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Understanding BPD

Hi all, its my first time here. Im not sure how to go about this so please correct me if I am offtopic or in the wrong thread. Basically my loved one struggles with BPD and am trying to understand her actions and thought process to care better (for herself and me). Reading about BPD I have not seen her to be narcisstic or manipulative but instead fearful of abandonment/rejection, has some spontaneous behaviour (eating disorder related), suicidial ideations and issues like a lack of worth etc. I emphatise greatly as she has had a horrible childhood from which the diagnosed BPD stems from and bad romantic relationships prior with really awful guys. I see so much good in her, she is caring, generous and intelligent, great at her job, loves animals and has overcome so much. One of the issues I have experienced is that she seems to find it difficult to accept my love and being in a healthy relationship, almost not believing I am in my right mind to love someone like her, doubting that its real and not seeing the importance of respect in a relationship for herself. She has gone back to her ex who has been emotionally abusive. I just was wondering if anyone has experience or knowledge regarding this - if someone with BPD may tend to choose what is unhealthy due to a poor sense of self? I also had to leave a few months ago to live in another country for the next few years and this I guess has been what really drew her back to her ex, seeing this as abandonment. From what I have experienced together with her and just looking over things to see what makes sense, I do tend to believe (I am a rational person I promise) towards that she wants to me with me but these issues, particularly with abandoment, have made it very hard for her to challenge her BPD in the face of these circumstances. I am not in a direct caretaker role any longer at the moment but do care about her and want to respond in the best way when any opportunity to care for her comes again. Would love to hear anything, thoughts, experiences etc you guys have to share. Thank you for reading this and the ability to write this.

14 REPLIES 14

Re: Understanding BPD

Oh dear this was not supposed to be such a long post. Apologies for my blab.

Re: Understanding BPD

Welcome to the forum @Beekind, please do not apologise for writing it all down! Sometimes putting it all on paper (or on a forum) is what is needed to help ourselves. 

 

It sounds like you really do care for your loved one as you've highlighted all of the amazing things that she possesses. Have you had a chance to share this with her? It may be hard for her to accept, especially with low self-esteem. I see that you are not local to her now, but are you still in constant contact?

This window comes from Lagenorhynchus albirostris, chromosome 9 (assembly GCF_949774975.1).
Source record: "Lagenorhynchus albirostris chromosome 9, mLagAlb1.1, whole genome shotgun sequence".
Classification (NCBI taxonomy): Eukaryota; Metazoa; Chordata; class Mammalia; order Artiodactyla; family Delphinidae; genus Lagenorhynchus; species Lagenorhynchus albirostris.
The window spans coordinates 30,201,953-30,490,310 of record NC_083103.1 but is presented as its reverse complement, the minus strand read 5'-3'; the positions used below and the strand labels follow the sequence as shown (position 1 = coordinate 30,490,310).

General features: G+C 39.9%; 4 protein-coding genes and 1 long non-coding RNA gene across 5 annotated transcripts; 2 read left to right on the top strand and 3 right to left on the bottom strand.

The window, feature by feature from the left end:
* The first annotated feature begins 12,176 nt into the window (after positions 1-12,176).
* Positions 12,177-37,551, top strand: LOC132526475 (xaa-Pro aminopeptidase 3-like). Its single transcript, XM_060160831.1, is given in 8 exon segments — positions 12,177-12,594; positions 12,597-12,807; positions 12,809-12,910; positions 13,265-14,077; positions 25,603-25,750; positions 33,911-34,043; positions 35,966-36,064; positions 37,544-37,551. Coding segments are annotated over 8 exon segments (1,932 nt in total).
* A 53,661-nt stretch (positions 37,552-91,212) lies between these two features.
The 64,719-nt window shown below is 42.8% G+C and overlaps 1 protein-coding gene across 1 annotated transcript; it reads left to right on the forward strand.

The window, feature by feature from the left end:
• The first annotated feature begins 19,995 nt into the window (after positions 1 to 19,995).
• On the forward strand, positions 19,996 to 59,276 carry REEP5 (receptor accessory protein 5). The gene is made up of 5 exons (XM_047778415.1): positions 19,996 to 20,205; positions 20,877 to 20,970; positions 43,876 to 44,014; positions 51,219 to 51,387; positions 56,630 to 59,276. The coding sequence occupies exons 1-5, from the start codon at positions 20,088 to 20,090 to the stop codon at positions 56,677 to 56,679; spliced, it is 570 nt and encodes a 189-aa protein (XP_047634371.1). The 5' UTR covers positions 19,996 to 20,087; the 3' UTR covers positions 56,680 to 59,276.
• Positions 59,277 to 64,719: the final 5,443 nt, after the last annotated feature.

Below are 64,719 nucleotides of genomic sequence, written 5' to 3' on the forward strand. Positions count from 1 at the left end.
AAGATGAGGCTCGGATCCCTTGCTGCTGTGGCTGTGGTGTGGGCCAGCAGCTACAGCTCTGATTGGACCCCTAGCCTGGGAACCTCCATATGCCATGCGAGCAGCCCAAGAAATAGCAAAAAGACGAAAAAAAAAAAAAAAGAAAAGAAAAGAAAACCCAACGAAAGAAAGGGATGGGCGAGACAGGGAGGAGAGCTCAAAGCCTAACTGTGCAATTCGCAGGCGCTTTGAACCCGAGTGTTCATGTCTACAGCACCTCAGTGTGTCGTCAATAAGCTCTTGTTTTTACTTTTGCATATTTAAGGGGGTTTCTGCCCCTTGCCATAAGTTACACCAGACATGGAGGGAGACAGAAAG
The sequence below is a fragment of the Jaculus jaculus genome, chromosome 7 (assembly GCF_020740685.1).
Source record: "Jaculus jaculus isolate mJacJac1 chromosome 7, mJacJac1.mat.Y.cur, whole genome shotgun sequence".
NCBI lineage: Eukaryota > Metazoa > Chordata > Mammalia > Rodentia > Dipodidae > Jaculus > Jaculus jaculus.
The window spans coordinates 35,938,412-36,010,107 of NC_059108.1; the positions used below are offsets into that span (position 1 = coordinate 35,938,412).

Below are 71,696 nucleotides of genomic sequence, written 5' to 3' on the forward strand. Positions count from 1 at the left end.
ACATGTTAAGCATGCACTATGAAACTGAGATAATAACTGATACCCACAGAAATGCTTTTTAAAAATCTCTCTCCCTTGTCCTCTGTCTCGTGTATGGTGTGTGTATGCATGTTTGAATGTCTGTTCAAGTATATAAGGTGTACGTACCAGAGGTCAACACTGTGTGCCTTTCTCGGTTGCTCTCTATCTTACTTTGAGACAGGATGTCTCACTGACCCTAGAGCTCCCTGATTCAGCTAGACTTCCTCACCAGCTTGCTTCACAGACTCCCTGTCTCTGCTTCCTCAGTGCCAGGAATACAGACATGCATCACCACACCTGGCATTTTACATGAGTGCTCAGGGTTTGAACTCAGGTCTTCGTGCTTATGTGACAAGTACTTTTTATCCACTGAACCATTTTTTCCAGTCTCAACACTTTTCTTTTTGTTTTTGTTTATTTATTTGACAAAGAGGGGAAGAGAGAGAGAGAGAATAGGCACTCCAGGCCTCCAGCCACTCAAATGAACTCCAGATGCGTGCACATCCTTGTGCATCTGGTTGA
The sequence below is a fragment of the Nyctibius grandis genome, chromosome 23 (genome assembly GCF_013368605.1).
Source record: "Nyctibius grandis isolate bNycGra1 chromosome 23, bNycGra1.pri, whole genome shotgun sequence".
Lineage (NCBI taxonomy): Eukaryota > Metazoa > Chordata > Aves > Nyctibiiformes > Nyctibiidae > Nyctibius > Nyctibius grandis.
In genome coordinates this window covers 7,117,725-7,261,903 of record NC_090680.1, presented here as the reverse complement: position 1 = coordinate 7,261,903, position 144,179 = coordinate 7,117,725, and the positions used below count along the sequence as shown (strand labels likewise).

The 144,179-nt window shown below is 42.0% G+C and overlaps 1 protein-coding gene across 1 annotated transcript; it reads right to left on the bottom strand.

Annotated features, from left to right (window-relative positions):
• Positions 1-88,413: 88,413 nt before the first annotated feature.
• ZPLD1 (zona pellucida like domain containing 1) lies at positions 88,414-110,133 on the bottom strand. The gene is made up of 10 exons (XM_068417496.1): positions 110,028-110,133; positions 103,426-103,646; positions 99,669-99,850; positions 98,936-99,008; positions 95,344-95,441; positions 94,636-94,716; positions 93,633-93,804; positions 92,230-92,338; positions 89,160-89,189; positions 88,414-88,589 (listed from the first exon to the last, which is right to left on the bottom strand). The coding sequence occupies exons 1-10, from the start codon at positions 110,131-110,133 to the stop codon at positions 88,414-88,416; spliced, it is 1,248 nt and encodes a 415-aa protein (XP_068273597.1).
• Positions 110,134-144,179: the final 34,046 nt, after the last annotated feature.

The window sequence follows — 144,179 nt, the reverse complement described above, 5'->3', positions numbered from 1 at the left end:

Re: Understanding BPD

@Ali11 Indeed I have but there always seems to be doubt, lack of self-love. I don't know what else to do besides affirm her when I can. I also mentioned those things just to put across to anyone who might read that the BPD doesn't make her (or one) bad, I've seen so many negative things written about those who suffer from it.

Contact isn't constant, shes been a revolving door since I left - not with psychiatric facilities like many BPD suffers though she has had a psychotic break, rather at times hopeful and committed, other times resentful and discouraged. I suppose it is known for someone with BPD to go in cycles. She blocks me now, unblocks me for a day to talk every fortnight or so perhaps. Been like this for the past 1-2 months. It has really pushed me to read more about BPD and how it may limit a person's emotional capacity in dealing with such circumstances and how to care even though I am hurt.

Re: Understanding BPD

You're doing great to help reduce the stigma of BPD, especially for those on the forum who are new to a diagnosis @Beekind. Sounds like you are quite patient and understanding and it's awesome to hear that you try to reaffirm your partner's great abilities when you can with her. 

 

It must be really hard to go through that cycle. What do you do during that time to ensure that you are looking after yourself and not get anxious? 

Re: Understanding BPD

Thanks, I suppose the only way to go about caring for someone with BPD would be to be patient first.
It is hard I must admit to not be anxious, so I workout more to help.

Re: Understanding BPD

Working out definitely helps, doesn't it @Beekind? Sweating it out and getting our heart pumping. Your heart is in the right place so just take things one day at a time, we're all here for you Heart

Re: Understanding BPD

Thank you @Ali11.

Re: Understanding BPD

Hi @Beekind, I’m also new to all this but it sounds like we are have similar situations with our partners as my partner struggles to believe that I love her & want us to work out. I have been pushed away several times by her in which I’ve thrown my hands in there & said this is all to hard. Since her diagnosis with BPD I have read up a lot to understand more about which is opening up communication about issues we face. Sounds like your doing a great job & like me you want to help them as best as you can.

Re: Understanding BPD

Hi @Met1, I'm glad your partner has someone like you who is really trying even though it's hard.
I've been pushed away so much too, and as stupid as my friends think it is I just can't make the decision to stop loving her, it's like giving up on her and leaving her without an option to a second best life almost? Idk if I make sense lol. 
Please feel free to discuss your worries and stuff here anytime, will read Smiley Happy

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